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The Teachers' Room

Writing a simple progress test

Dan and Sian talk about basic principles for writing a progress test

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Writing a progress test
Progress tests are a useful way of assessing your students’ understanding of a particular language point that you have taught them, and a great way of giving them a little extra practice. Many course books provide pre-printed progress tests, but for one reason or another, such as class personalisation, the teacher may wish to write their own. Here are a few useful tips.
 
Instructions
Make sure instructions are included with every question section. The language must be graded, clear and explain what the student needs to do, and in some cases how. In order to clarify further, remember to include an example with every question set. In this way, even if students have not fully grasped the instructions, they have a better chance of understanding what to do.

Question sections
When writing questions always keep in mind exactly what you are testing. Try not to test more than one aspect of language per question section. Are you testing form, meaning or use? For example: A gapfill where learners need to conjugate a verb which has been given to them in brackets would test form, but a set of sentences where learners would need to select the correct verb out of a choice of three focuses on meaning.

Include context in your questions and sentences. Students need a clue to be able to help them understand the situation around the sentence. A set of questions about the past should contain past time words.  Consider using a second sentence to support the context of the first e.g.’Oh no, I just ________ the bus. Now I will be late for work.’

Make tests more interesting by varying the types of question. This will keep your students working hard and challenge them. Don’t mix up activity types within one set of questions. Here are some suggestions:
Gapfill / cloze
Choose the correct word / Find the wrong word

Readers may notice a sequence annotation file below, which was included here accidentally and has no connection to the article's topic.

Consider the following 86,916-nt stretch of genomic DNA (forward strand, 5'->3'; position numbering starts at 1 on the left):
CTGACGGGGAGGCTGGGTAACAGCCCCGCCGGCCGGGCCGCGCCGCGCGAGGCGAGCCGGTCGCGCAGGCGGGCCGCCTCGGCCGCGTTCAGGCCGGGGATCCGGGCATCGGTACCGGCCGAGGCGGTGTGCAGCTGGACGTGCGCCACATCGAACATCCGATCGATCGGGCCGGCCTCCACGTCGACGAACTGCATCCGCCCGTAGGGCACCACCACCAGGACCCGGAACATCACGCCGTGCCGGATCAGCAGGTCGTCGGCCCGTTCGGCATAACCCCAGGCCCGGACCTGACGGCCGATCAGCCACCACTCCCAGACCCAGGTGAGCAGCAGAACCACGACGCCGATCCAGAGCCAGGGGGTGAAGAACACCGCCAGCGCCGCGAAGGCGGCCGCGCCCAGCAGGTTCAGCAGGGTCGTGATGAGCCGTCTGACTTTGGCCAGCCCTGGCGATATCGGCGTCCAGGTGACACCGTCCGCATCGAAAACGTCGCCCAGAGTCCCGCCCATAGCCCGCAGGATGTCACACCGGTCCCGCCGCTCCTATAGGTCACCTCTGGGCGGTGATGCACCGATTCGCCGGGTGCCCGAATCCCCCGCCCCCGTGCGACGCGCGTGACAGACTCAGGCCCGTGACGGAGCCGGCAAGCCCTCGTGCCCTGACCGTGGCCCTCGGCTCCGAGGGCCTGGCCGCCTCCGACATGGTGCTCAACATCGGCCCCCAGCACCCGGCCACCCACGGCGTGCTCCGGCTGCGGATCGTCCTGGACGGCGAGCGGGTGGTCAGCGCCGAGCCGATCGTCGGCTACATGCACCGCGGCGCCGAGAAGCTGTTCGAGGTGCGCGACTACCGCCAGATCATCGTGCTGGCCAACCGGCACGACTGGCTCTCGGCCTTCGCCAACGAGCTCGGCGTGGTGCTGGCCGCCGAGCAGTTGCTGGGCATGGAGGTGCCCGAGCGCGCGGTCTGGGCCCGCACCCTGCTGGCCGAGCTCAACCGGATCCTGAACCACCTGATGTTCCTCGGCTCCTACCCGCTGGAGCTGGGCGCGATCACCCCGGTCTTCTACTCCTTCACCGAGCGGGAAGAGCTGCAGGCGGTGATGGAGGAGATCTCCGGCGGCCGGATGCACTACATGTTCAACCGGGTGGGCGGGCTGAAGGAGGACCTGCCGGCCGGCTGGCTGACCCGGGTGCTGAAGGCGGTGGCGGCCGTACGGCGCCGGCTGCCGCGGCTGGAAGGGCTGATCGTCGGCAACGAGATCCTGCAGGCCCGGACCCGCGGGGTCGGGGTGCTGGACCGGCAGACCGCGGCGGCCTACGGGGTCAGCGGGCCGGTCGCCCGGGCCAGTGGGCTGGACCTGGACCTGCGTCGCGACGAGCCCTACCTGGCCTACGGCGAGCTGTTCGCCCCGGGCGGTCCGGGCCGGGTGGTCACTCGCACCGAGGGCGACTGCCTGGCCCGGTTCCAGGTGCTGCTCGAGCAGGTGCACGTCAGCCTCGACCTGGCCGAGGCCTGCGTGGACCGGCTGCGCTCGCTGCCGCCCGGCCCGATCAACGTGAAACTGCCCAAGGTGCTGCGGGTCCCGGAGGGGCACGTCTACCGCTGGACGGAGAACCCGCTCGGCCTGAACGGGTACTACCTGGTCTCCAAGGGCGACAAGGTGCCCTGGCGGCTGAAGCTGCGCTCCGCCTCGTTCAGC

Matching
Sentence transformation
Sentence stems
Error correction

Marking
Include the number of marks on the paper so students know how important that question section is and how much time to spend on that section.
Having a marking scheme is a good idea, but once in while students will suggest something that is correct language but not on the sheet. Don’t be afraid to embrace this and congratulate them. Seeing them excel in this way is one of the joys of teaching.

To do

Try our quiz to see if you've picked up our tips.

The Teachers' Room Quiz

4 Questions

Check what you've learned by selecting the correct answer to each question.

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Get involved

Well, those were just a few ideas that we here at BBC Learning English had, but we know that you teachers out there have lots of fantastic ideas too, and we’d like you to share them with us and everybody else.

If you have a great tip or technique about testing, or anything else, please email us at learningenglish@bbc.co.uk. Your email could be posted here on this page, or may even be mentioned in our show.

We are also looking for video tips to include in the programme. You could be rewarded with a T-shirt for your efforts.

End of Session 4

Next up is Learners' Questions. What will this week's Learner Question be? Whatever it is, Dan's here with the answer! Join us in Session 5 to find out.

Session Vocabulary

  • Writing a progress test

    • Instructions
    • Question sections
    • Marking